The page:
How It All Started

In August 1964, nearly one hundred brethren and sisters met for a week-long Bible Conference in Lincoln College, Oxford University. It was from this initial venue that the name ‘The Oxford Conference’ arose and it was kept for many years, even though the venue often changed. More recently it has become ‘The Christadelphian Conference’ but the objectives of the gathering have remained unchanged – to provide an occasion for brethren and sisters to share in worship, prayer and study at a tranquil location, away from the distractions of daily life.

2023 sees the start of a new venue – Moor Hall Conference Centre, Cookham, which is a 19th century Manor House, set within 9 acres of landscaped grounds and can accommodate up to 80 attendees. Because of the small size of the Conference, it has a family atmosphere making it easy to get to know everyone and to “belong”.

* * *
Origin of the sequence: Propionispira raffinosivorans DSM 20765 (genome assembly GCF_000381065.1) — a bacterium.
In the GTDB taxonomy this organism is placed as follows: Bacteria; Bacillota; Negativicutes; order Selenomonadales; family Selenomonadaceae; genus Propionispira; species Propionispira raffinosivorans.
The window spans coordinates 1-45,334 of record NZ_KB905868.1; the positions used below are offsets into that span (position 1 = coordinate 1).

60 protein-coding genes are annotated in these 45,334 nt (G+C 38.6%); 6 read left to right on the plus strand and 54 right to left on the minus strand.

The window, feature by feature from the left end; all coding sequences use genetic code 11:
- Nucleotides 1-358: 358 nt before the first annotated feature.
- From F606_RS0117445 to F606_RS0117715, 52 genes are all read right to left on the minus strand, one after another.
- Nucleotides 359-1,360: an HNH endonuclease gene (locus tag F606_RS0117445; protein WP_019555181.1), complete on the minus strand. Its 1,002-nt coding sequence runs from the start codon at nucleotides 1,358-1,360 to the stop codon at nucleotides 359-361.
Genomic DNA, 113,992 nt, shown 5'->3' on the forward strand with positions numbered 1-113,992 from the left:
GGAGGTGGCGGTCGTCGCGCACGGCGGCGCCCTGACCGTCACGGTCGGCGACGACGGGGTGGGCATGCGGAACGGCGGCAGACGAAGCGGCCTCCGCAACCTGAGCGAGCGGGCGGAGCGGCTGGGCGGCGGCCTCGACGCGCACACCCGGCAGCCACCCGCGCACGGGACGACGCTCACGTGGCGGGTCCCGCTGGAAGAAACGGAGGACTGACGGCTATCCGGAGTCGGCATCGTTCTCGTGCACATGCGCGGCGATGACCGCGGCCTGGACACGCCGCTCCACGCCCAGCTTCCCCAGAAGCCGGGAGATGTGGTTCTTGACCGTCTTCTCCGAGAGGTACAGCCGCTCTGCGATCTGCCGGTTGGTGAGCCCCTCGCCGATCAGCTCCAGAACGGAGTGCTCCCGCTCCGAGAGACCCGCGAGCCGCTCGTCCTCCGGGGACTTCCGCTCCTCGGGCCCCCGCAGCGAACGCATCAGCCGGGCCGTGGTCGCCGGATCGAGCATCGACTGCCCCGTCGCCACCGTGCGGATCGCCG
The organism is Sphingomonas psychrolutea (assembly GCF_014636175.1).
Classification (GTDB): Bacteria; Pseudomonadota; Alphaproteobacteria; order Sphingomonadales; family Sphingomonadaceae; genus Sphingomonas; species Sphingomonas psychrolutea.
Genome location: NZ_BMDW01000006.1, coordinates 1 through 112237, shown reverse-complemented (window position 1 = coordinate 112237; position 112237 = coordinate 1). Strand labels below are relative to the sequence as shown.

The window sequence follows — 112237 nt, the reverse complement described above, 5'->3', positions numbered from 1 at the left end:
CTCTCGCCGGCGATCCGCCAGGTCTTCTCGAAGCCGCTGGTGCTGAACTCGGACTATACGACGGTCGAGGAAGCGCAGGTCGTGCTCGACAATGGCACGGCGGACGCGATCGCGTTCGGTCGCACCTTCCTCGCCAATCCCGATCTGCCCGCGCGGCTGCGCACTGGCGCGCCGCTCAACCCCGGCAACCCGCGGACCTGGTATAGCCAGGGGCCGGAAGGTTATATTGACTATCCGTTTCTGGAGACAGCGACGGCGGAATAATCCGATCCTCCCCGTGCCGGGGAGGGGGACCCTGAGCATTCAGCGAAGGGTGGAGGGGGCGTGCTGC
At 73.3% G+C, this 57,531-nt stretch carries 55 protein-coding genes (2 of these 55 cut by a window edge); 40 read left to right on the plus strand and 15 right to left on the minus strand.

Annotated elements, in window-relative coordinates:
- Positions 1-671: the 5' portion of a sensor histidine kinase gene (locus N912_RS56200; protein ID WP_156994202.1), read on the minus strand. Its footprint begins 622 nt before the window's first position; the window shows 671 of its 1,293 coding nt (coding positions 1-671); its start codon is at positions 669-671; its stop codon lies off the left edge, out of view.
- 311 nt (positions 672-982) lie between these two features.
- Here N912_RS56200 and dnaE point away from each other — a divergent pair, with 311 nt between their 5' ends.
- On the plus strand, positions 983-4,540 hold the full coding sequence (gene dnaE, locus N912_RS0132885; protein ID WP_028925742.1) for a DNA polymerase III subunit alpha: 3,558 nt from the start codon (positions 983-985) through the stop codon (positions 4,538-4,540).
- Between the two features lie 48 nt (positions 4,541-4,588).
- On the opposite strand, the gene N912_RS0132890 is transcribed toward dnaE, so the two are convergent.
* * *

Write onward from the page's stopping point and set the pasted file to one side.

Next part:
The Conference begins at 4pm with a cup of tea in the lounge and and concludes at 1pm Saturday after a Breaking of Bread or Devotional followed by lunch.

A Typical Day

7.40 am  –  Meditation
8.00 am  –  Breakfast
9.00 am  –  First study
10.00 am  –  Break
10.15 am  –  Second study
11.15 am  –  Coffee break
12.00-12.50 pm  –  Group discussion on the daily readings
1.00 pm  –  Lunch
3.15 pm  – Informal discussion on the day’s studies
4.15 pm  –  Tea/Coffee
4.45 pm  –  Third study
6.30 pm  –  Dinner
8.00 pm  –  Evening activity
9.00 pm  –  Supper drinks
9.15-10.00 pm  – Informal Singing

Things To Do

Afternoons provide time to sit and chat, walk around the grounds, organise your own activities or simply to rest.

There’s also the opportunity to organise your own activities.  Moor Hall is in the historic Thames Valley village of Cookham near Maidenhead.

At 3.15pm there is an informal discussion on the day’s studies followed by coffee or tea at 4.15 pm.

Evening activities are more practical or light hearted such as information on our welfare organisations and preaching work, the wonders of God’s creation or items with a musical flavour, such as ‘Desert Island Hymns’ or ‘Psalms, Hymns and Spiritual Songs’.